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Papilloma viruses for cervical cancer

Larry H. Bernstein, MD, FCAP, Curator

LPBI

Practice Bulletin No. 131: Screening for Cervical Cancer

Obstetrics & Gynecology:

The incidence of cervical cancer in the United States has decreased more than 50% in the past 30 years because of widespread screening with cervical cytology. In 1975, the rate was 14.8 per 100,000 women. By 2008, it had been reduced to 6.6 per 100,000 women. Mortality from the disease has undergone a similar decrease from 5.55 per 100,000 women in 1975 to 2.38 per 100,000 women in 2008 (1). The American Cancer Society (ACS) estimates that there will be 12,170 new cases of cervical cancer in the United States in 2012, with 4,220 deaths from the disease (2). Cervical cancer is much more common worldwide, particularly in countries without screening programs, with an estimated 530,000 new cases of the disease and 275,000 resultant deaths each year (3, 4). When cervical cancer screening programs have been introduced into communities, marked reductions in cervical cancer incidence have followed (5, 6).

New technologies for cervical cancer screening continue to evolve as do recommendations for managing the results. In addition, there are different risk-benefit considerations for women at different ages, as reflected in age-specific screening recommendations. The ACS, the American Society for Colposcopy and Cervical Pathology (ASCCP), and the American Society for Clinical Pathology (ASCP) have recently updated their joint guidelines for cervical cancer screening (7), and an update to the U.S. Preventive Services Task Force recommendations also has been issued (8). The purpose of this document is to provide a review of the best available evidence regarding screening for cervical cancer.

Study Backs Co-Testing for Cervical Cancer

A positive co-test result was more sensitive than either a positive HPV-only test or a positive Pap-only test.

http://www.medpagetoday.com/HematologyOncology/CervicalCancer/51016

Charles Bankhead

Cervical cancer screening with a test for human papillomavirus (HPV) resulted in a 50% higher rate of false-negative results versus Pap testing and three times greater versus co-testing, a large retrospective study showed.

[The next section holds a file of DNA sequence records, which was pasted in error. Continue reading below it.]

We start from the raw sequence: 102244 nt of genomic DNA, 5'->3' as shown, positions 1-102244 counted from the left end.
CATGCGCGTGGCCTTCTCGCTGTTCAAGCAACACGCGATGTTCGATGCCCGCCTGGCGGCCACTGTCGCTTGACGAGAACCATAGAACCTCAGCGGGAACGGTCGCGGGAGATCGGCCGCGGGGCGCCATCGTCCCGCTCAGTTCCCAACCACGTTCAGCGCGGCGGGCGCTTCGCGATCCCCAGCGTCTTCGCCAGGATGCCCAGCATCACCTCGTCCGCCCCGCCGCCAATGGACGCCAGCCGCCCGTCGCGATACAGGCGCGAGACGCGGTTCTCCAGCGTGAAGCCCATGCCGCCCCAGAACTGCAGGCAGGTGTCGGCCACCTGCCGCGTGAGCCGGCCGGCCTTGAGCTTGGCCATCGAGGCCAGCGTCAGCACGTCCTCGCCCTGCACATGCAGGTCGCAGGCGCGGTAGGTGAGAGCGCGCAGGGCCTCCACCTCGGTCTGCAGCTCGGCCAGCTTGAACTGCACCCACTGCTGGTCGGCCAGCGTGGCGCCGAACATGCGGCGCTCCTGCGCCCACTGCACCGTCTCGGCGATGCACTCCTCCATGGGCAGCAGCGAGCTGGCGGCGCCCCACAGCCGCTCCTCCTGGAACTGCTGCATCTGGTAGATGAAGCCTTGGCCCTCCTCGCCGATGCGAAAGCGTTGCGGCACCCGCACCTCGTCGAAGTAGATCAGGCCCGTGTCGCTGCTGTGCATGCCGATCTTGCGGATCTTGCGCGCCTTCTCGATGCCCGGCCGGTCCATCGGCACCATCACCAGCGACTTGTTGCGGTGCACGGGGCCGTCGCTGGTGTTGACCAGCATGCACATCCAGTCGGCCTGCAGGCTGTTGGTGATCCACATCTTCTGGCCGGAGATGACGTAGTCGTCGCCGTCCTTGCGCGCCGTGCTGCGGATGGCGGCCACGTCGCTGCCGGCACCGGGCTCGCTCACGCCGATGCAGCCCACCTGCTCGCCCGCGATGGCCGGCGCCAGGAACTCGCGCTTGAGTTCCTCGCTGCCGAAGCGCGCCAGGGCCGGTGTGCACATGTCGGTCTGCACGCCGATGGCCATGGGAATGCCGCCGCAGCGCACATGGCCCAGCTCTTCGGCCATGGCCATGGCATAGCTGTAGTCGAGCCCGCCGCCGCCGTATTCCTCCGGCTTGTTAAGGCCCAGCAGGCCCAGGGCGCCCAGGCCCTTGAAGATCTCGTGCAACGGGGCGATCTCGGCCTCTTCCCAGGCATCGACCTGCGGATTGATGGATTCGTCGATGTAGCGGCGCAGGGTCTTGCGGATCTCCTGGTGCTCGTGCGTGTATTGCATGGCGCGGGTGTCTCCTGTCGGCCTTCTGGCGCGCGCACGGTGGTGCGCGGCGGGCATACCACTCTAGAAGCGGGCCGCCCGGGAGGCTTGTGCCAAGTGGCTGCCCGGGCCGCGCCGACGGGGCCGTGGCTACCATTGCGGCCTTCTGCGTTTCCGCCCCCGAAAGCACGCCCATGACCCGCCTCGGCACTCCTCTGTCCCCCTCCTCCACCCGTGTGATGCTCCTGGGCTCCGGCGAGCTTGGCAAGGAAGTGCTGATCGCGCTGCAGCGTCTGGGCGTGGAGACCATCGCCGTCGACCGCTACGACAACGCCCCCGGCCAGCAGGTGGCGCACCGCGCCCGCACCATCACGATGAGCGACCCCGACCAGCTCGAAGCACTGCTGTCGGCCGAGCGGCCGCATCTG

Data encompassing more than 250,000 women showed a false-negative rate of 18.6% compared with 12.2% for Pap testing. With a false-negative rate of 5.5%, screening women with the HPV test and Pap test missed the fewest cancers.

The results support clinical guidelines that recommend co-testing, according to authors of a report in Cancer Cytopathology. The results differ dramatically, however, from those of previous studies that have consistently shown greater diagnostic accuracy for the HPV test compared with the Pap test.

“The reason that women are screened is that they want to be protected from cervical cancer,” study author R. Marshall Austin, MD, PhD, of Magee-Women’s Hospital and the University of Pittsburgh, told MedPage Today. “The previous trials have generally focused on cervical intraepithelial neoplasia 2 or 3, so-called precancer. The difference is that most of what we call precancer will actually never develop into cancer.

“The unique thing about this study, and what makes it so important, is that we looked at over 500 invasive cervical cancers, which are what women want to be protected against, and looked at the effectiveness of the methods of testing.”

A year ago, the FDA approved Roche’s cobas assay for HPV DNA as a first-line test for cervical cancer screening, following a unanimous vote for approval by an FDA advisory committee.

The approval was based primarily on a pivotal trial involving 47,200 women at high risk for cervical cancer. The primary endpoint was the proportion of patients who developed grade ≥3 cervical intraepithelial neoplasia (≥CIN3). The results showed a greater than 50% reduction in the incidence of ≥CIN3 with the DNA test versus Pap testing.